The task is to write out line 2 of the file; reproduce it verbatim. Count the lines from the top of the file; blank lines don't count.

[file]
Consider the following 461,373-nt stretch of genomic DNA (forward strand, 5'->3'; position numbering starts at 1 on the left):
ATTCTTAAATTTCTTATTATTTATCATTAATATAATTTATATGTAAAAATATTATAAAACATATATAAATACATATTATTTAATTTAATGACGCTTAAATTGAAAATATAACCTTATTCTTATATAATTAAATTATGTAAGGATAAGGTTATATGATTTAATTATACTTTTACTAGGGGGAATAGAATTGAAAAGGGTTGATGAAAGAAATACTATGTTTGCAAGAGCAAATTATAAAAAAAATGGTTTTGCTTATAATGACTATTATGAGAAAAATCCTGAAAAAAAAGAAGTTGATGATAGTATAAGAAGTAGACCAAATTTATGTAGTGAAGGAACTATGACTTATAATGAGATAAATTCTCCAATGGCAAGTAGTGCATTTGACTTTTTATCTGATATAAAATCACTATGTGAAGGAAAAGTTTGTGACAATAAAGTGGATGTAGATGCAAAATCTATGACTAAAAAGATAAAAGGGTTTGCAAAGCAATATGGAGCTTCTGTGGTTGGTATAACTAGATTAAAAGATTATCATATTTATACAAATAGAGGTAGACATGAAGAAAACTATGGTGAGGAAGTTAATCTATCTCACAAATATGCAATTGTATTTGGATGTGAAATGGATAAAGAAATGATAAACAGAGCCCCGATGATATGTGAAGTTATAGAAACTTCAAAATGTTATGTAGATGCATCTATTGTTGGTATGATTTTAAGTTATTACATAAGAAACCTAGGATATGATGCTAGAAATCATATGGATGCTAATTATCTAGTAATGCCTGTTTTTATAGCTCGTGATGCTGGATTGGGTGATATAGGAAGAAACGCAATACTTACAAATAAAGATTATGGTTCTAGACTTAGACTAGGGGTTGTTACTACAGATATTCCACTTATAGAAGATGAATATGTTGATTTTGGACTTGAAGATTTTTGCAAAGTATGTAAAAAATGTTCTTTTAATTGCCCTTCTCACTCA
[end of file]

ATTCTTAAATTTCTTATTATTTATCATTAATATAATTTATATGTAAAAATATTATAAAACATATATAAATACATATTATTTAATTTAATGACGCTTAAATTGAAAATATAACCTTATTCTTATATAATTAAATTATGTAAGGATAAGGTTATATGATTTAATTATACTTTTACTAGGGGGAATAGAATTGAAAAGGGTTGATGAAAGAAATACTATGTTTGCAAGAGCAAATTATAAAAAAAATGGTTTTGCTTATAATGACTATTATGAGAAAAATCCTGAAAAAAAAGAAGTTGATGATAGTATAAGAAGTAGACCAAATTTATGTAGTGAAGGAACTATGACTTATAATGAGATAAATTCTCCAATGGCAAGTAGTGCATTTGACTTTTTATCTGATATAAAATCACTATGTGAAGGAAAAGTTTGTGACAATAAAGTGGATGTAGATGCAAAATCTATGACTAAAAAGATAAAAGGGTTTGCAAAGCAATATGGAGCTTCTGTGGTTGGTATAACTAGATTAAAAGATTATCATATTTATACAAATAGAGGTAGACATGAAGAAAACTATGGTGAGGAAGTTAATCTATCTCACAAATATGCAATTGTATTTGGATGTGAAATGGATAAAGAAATGATAAACAGAGCCCCGATGATATGTGAAGTTATAGAAACTTCAAAATGTTATGTAGATGCATCTATTGTTGGTATGATTTTAAGTTATTACATAAGAAACCTAGGATATGATGCTAGAAATCATATGGATGCTAATTATCTAGTAATGCCTGTTTTTATAGCTCGTGATGCTGGATTGGGTGATATAGGAAGAAACGCAATACTTACAAATAAAGATTATGGTTCTAGACTTAGACTAGGGGTTGTTACTACAGATATTCCACTTATAGAAGATGAATATGTTGATTTTGGACTTGAAGATTTTTGCAAAGTATGTAAAAAATGTTCTTTTAATTGCCCTTCTCACTCA